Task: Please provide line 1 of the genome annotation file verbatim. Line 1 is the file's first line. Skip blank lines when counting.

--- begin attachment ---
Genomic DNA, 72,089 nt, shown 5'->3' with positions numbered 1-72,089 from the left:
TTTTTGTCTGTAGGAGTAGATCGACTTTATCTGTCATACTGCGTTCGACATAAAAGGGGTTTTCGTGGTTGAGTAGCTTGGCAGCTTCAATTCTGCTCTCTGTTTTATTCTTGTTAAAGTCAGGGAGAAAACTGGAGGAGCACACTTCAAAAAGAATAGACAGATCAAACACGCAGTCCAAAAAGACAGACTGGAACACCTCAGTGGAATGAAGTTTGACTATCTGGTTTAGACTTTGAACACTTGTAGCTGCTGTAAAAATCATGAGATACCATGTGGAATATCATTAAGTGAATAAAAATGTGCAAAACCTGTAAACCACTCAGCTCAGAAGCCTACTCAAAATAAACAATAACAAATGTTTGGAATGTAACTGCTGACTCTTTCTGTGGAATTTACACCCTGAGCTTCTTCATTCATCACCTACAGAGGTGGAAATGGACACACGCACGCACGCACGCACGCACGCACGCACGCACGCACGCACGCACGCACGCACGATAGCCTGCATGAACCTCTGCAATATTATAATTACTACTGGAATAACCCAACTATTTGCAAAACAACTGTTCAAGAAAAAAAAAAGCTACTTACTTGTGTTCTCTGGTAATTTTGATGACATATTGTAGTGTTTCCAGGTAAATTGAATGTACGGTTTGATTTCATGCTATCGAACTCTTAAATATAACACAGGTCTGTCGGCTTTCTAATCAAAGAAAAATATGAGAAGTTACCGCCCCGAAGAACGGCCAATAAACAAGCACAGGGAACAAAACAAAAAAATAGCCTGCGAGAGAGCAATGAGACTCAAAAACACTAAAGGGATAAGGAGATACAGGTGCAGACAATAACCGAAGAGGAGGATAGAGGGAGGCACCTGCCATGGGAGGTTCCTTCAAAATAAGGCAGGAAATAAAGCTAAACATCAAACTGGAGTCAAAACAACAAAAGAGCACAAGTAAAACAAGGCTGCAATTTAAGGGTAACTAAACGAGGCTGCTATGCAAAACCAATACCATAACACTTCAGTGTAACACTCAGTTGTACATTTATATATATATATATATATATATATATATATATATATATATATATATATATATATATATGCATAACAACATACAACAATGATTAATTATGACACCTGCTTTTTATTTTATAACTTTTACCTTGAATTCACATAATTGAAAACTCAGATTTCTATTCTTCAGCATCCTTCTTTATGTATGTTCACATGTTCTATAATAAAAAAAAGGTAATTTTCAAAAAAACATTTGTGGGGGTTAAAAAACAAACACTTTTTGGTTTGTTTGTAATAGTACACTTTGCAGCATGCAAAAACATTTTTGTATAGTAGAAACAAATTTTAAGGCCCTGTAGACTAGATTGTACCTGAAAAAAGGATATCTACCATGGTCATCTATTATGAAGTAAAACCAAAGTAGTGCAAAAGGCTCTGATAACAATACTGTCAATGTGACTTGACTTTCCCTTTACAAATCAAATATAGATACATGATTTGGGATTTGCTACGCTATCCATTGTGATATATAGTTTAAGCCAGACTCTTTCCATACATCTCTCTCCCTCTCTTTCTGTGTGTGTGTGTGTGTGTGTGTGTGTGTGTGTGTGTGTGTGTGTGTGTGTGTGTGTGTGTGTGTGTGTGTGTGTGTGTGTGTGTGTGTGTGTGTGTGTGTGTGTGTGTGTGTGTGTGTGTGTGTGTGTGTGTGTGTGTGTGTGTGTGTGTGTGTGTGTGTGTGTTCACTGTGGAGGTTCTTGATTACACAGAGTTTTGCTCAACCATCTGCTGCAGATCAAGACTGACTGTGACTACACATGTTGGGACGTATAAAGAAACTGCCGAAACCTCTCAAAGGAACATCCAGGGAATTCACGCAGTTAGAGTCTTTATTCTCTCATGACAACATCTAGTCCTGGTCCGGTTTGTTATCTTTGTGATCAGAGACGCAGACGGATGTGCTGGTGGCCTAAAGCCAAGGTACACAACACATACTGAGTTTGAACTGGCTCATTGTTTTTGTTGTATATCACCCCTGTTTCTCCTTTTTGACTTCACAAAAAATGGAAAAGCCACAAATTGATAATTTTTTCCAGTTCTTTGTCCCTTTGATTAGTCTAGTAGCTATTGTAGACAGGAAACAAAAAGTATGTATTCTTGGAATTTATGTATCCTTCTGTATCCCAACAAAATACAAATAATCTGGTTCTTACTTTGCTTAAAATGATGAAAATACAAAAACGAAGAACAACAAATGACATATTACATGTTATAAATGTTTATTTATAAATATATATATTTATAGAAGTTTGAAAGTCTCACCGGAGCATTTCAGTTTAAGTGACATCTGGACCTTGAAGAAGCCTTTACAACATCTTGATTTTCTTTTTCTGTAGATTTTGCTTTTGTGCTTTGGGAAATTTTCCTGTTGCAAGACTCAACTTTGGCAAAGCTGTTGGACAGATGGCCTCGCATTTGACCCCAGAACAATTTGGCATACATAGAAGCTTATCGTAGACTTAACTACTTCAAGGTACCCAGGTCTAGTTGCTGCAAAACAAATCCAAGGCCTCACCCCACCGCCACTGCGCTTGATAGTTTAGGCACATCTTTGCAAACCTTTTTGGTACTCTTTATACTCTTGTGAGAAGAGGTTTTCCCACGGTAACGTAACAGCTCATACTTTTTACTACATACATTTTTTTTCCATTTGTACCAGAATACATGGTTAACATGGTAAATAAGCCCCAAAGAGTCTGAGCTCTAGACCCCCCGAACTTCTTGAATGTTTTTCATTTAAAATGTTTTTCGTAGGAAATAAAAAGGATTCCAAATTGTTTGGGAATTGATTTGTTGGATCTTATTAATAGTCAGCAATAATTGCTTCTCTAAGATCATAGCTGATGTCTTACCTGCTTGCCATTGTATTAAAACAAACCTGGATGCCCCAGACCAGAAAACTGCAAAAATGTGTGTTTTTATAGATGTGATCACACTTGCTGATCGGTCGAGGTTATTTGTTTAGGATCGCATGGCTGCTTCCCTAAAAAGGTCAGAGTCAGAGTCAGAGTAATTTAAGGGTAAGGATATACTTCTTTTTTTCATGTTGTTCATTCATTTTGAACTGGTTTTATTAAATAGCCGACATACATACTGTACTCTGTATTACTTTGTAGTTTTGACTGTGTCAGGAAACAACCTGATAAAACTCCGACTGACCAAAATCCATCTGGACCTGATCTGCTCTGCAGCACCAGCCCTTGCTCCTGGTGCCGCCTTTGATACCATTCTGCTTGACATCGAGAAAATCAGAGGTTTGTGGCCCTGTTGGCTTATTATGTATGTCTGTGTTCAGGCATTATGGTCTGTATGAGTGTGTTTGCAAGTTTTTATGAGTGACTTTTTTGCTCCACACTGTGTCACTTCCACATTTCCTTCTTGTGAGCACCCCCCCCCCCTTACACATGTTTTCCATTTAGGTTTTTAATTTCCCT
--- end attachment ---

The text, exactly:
Genomic DNA, 72,089 nt, shown 5'->3' with positions numbered 1-72,089 from the left: